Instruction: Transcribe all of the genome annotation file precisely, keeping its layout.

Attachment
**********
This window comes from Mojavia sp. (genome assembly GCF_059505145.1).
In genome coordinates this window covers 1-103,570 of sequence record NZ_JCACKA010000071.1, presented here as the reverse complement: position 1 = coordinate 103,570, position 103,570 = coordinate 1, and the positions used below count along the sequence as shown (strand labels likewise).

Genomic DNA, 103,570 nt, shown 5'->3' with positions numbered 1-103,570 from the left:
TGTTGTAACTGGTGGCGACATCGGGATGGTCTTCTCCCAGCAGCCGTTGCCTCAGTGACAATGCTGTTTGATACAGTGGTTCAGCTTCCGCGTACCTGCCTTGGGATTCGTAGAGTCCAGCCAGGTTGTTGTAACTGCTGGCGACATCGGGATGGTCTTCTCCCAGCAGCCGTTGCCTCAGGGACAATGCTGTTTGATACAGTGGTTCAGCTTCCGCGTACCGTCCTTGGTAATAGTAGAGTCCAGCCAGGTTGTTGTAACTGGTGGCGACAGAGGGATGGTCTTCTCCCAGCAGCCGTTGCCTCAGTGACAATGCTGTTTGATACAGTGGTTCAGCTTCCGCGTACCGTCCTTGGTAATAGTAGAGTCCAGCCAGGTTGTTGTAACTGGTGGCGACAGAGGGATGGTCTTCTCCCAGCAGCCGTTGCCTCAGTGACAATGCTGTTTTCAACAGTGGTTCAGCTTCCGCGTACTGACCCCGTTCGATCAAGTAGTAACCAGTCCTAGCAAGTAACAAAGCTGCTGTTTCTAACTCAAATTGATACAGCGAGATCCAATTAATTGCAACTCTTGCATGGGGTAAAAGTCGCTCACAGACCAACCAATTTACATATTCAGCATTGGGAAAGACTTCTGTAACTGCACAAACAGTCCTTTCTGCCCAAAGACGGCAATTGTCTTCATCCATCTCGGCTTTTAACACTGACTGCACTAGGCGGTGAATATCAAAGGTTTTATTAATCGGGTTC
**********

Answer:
This window comes from Mojavia sp. (genome assembly GCF_059505145.1).
In genome coordinates this window covers 1-103,570 of sequence record NZ_JCACKA010000071.1, presented here as the reverse complement: position 1 = coordinate 103,570, position 103,570 = coordinate 1, and the positions used below count along the sequence as shown (strand labels likewise).

Genomic DNA, 103,570 nt, shown 5'->3' with positions numbered 1-103,570 from the left:
TGTTGTAACTGGTGGCGACATCGGGATGGTCTTCTCCCAGCAGCCGTTGCCTCAGTGACAATGCTGTTTGATACAGTGGTTCAGCTTCCGCGTACCTGCCTTGGGATTCGTAGAGTCCAGCCAGGTTGTTGTAACTGCTGGCGACATCGGGATGGTCTTCTCCCAGCAGCCGTTGCCTCAGGGACAATGCTGTTTGATACAGTGGTTCAGCTTCCGCGTACCGTCCTTGGTAATAGTAGAGTCCAGCCAGGTTGTTGTAACTGGTGGCGACAGAGGGATGGTCTTCTCCCAGCAGCCGTTGCCTCAGTGACAATGCTGTTTGATACAGTGGTTCAGCTTCCGCGTACCGTCCTTGGTAATAGTAGAGTCCAGCCAGGTTGTTGTAACTGGTGGCGACAGAGGGATGGTCTTCTCCCAGCAGCCGTTGCCTCAGTGACAATGCTGTTTTCAACAGTGGTTCAGCTTCCGCGTACTGACCCCGTTCGATCAAGTAGTAACCAGTCCTAGCAAGTAACAAAGCTGCTGTTTCTAACTCAAATTGATACAGCGAGATCCAATTAATTGCAACTCTTGCATGGGGTAAAAGTCGCTCACAGACCAACCAATTTACATATTCAGCATTGGGAAAGACTTCTGTAACTGCACAAACAGTCCTTTCTGCCCAAAGACGGCAATTGTCTTCATCCATCTCGGCTTTTAACACTGACTGCACTAGGCGGTGAATATCAAAGGTTTTATTAATCGGGTTC